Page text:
R.I.P. Restaurants

The next time you dine out, take a good look at the menu options. You may find a few favorites missing thanks to COVID-19. Whether gaps in the supply chain or trims in the workforce, the virus-born experiment of modified operations has restaurants scrutinizing menus for what makes (fiscal) sense and what does not.

Examples: McDonald’s “all-day breakfast” – implemented in 2015 and an immediate success – retreated to morning hours shortly after the virus exploded. Drive-thru wait times promptly decreased – by an average of 25 seconds – so the change may be permanent. Outback Steakhouse axed its wedge salad and French onion soup, favoring fewer appetizers with faster production.  Before you know it Outback may offer steaks, potatoes, and nothing else.

Subtle menu changes like these got me thinking about restaurants closing their doors for good.  At some point all of them go to their graves.  Maybe this is the beginning of the end for McDonald’s and Outback.  Maybe ten years from now we’ll look back and wonder what brought on their respective demises.  I know I would, which brings me to the real topic of this post: what happened to the eateries of my youth and why are most of them now defunct?  Here then, a eulogy of my more memorable ones:

  • The All-American Burger – We had one of these red-white-and-blues in my hometown just a few blocks south of the church where I went to Sunday night youth group.  Mom supplied the cash while All-American supplied the fast-food dinner on those Sundays.  Not sure why AAB closed but they did have their fifteen minutes of fame in the 1982 classic, Fast Times at Ridgemont High.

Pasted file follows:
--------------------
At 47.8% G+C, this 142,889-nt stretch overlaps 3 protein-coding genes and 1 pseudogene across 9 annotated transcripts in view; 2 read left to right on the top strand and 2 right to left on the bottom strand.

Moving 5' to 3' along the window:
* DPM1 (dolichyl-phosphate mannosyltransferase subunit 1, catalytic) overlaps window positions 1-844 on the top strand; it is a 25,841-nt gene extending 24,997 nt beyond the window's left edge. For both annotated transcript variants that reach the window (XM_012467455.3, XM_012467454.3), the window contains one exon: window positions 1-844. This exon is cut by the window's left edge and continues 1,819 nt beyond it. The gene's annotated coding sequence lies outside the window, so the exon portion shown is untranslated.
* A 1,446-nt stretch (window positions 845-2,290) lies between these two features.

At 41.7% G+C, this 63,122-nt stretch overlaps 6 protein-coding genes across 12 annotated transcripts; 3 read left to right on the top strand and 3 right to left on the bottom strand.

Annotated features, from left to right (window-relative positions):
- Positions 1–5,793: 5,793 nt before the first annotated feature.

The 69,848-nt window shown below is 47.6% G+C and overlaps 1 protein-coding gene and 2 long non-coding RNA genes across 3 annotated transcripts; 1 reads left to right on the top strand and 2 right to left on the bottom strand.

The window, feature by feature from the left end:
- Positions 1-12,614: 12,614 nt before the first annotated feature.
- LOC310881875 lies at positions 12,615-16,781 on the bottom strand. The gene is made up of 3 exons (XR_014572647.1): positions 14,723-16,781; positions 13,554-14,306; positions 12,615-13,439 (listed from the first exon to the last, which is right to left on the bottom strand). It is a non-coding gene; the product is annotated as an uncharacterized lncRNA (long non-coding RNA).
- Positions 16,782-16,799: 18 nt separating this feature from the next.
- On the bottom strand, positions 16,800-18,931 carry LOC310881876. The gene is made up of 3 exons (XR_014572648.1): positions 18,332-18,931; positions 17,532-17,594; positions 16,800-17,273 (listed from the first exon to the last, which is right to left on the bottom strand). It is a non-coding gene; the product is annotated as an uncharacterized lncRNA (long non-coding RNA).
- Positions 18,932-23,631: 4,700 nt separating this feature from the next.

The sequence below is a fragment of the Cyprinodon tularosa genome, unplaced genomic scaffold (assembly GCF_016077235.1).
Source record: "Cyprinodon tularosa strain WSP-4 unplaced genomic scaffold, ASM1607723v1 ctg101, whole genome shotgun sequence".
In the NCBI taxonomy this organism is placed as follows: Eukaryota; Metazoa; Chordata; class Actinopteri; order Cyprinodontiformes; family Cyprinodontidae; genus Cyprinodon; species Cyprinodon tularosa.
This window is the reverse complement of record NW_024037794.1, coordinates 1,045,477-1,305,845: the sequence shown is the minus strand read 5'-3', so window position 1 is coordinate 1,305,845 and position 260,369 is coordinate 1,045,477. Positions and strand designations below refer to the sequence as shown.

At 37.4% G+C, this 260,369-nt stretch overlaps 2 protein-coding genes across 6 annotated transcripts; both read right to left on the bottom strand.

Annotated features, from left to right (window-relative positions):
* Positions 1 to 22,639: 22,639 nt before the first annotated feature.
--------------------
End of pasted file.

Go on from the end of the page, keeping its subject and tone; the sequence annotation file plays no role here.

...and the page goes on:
• Chi-Chi’s – A super-size Mexican restaurant and one of the first dates for my wife and me in college.  Great food, but Chi-Chi’s U.S. downfall was a grand-scale outbreak of hepatitis-A in one of its Pennsylvania restaurants, in 2003.  You can still find them in Europe and the Middle East.
  • Farrell’s – An ice cream parlor and a great place for parties, since the birthday kid got a free sundae.  Farrell’s had an early-1900’s theme: straw-hatted waitstaff, player-pianos, and menus printed on newspaper.  My favorite Farrell’s memory: “The Zoo” – a giant bowl of ice cream intended for ten or more topped with a menagerie of colored plastic animals.
  • Hamburger Hamlet – “The Hamlet” also had a location in my hometown, and for a burger joint the menu and decor were decidedly upscale.  It was known as a Hollywood celeb hangout.  Curiously, I associate Hamburger Hamlet with O.J. Simpson more than other celebrities.  Simpson’s wife Nicole and friend Ronald Goldman were murdered at the Simpson house, in the residential neighborhood nearby our Hamlet.  Nicole Simpson had just been dining at Mezzaluna (the restaurant where Goldman worked), also just a couple of blocks up from The Hamlet.